Asphalt pavement is a big investment, and it can last for decades if it’s well maintained. If your maintenance budget is limited, crack sealing is the single most effective and beneficial thing you can do to preserve your investment. Although asphalt cracks are inevitable, if they’re sealed properly, water isn’t able to penetrate the asphalt surface, and a wide variety of problems are prevented.
When water seeps through asphalt cracks, the base and sub-grade below are eroded, which destroys the load-bearing capacity of the pavement. Over time, more cracks will form, and you’ll see potholes, sinkholes, and fatigue cracking (also referred to as alligator cracking.) If left untreated, each of these issues can eventually create a large enough problem that the asphalt will need to be removed and replaced.
Types of Asphalt Cracks and Repair Methods
Both shrinkage cracks and stress cracks require slightly different repair methods for maximum effectiveness.
- Shrinkage cracks are the most common and are caused by asphalt drying out due to oxidation. These cracks begin as hairline cracks on the asphalt surface and work their way down, eventually allowing water to penetrate, saturate, and erode the base material. Shrinkage cracks can be prevented before they form with sealcoat and fog seal. Sealcoat prevents shrinkage cracks by protecting the asphalt surface from water and sun damage. Fog seal prevents shrinkage cracks by restoring oils and increasing asphalt flexibility.
- Stress cracks are formed when the asphalt and base are inadequate for the weight they’re holding. When the base is eroded or soft, the weight on the pavement causes cracks to begin forming on the underside of the asphalt. It’s common for stress cracks to form along road edges, in front of dumpsters, and in drive lanes. Because stress cracks originate below the asphalt surface, crack seal has limited effectiveness, and an asphalt patch may be a better option.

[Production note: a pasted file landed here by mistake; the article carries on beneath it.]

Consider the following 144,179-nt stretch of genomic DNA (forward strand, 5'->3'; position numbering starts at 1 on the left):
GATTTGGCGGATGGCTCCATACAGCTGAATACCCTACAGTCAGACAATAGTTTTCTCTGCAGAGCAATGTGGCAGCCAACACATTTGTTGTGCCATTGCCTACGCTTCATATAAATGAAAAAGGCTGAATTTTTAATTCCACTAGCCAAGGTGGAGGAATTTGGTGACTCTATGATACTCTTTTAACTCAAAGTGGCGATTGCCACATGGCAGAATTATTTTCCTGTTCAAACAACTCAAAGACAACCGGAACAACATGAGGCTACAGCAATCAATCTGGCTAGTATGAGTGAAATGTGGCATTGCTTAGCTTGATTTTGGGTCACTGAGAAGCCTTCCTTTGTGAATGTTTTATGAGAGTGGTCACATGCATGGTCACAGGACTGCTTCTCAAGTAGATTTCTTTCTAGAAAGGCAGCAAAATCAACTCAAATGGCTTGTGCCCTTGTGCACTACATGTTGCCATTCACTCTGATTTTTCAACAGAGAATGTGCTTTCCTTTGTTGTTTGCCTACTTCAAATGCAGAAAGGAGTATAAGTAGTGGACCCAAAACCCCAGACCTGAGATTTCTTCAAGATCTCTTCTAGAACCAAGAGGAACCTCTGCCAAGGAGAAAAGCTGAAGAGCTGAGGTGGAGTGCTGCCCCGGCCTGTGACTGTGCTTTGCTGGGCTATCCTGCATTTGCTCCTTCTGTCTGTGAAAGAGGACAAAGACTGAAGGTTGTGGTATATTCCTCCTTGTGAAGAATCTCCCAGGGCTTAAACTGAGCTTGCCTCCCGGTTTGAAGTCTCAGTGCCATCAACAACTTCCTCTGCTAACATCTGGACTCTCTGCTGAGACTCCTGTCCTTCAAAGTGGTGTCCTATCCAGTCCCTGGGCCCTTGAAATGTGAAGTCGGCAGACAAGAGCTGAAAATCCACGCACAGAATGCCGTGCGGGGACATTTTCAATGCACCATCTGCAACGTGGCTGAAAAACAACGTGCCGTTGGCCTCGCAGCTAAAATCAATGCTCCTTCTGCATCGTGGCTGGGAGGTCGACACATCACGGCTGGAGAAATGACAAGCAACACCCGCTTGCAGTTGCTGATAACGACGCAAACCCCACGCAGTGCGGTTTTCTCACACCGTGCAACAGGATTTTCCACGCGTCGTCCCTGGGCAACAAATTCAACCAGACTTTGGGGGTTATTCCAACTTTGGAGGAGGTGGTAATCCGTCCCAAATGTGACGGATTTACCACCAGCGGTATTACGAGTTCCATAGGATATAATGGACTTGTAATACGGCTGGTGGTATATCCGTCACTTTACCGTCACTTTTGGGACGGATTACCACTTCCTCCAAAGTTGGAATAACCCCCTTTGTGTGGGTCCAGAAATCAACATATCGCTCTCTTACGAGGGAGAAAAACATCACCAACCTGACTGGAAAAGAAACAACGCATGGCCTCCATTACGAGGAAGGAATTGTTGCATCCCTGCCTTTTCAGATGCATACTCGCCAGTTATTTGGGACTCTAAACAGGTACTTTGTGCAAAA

A good rule of thumb is that if a #2 pencil fits in the crack, it should be treated. Hairline cracks smaller than 1/4″ are too narrow to grip the asphalt crack sealer or allow significant amounts of moisture to penetrate. Wider cracks can be effectively treated with a climate appropriate, hot-applied rubberized crack sealer. When cracks are sealed properly, further damage can frequently be prevented, and extensive repair or repaving projects can be avoided.
Top Job Asphalt uses top quality crack sealants that are engineered to withstand the low temperatures of northern climates and the high temperatures of harsh, hot southern climates. Nuvo crack sealants by Maxwell Products employ inteliBond technology, which has set a new standard for quality and innovation in the crack seal industry.
Although asphalt cracking is bound to happen, Top Job Asphalt has the experience and skill to help you tackle any problem you may encounter. If you need asphalt maintenance or repair, contact us today for a free, no-obligation estimate.
Great post Jordan!
Thank you for the post on the secrets behind the best asphalt crack repair. I like the idea to check with a pencil the size of the cracks. Sealcoating is a great way to treat cracks before they get too big and need a full repair and a good way to prevent cracks.
Thank you for the post on the secrets behind the best asphalt crack repair. I like your handy tip to check with a pencil if the crack needs to be treated or not. I definitely think a crack should be treated as soon as possible so it doesn’t result in pieces breaking and causing potholes which can damage vehicles.
The parking lot at my office is being repaved and I heard some people discussing whether or not to sealcoat it. I didn’t know what sealcoating is or how it would help so I decided to look into it. It’s very interesting that sealcoating can help protect against spills by filling surface voids.
We’re thinking of whether or not to repair the asphalt driveway, and since you mentioned that it is a big investment, then I guess we’ll hire someone to do it. You did say that there are different types of asphalt cracks and repair methods that I need to assess if I will do it alone, but since I can’t spend some time to do that, I’ll just hire a professional to fix it. Since you suggested that if a #2 pencil fits in the crack then it should be treated, I’ll see if this is the case for the driveway so I will save time.
I like how you mentioned a good rule of thumb is if a pencil fits down the crack in the asphalt it needs to be a seal or repaired. Cracks can eventually lead to potholes… no one really likes potholes. I will have to mention this to the city cause I have some pencil fitting cracks just down my road.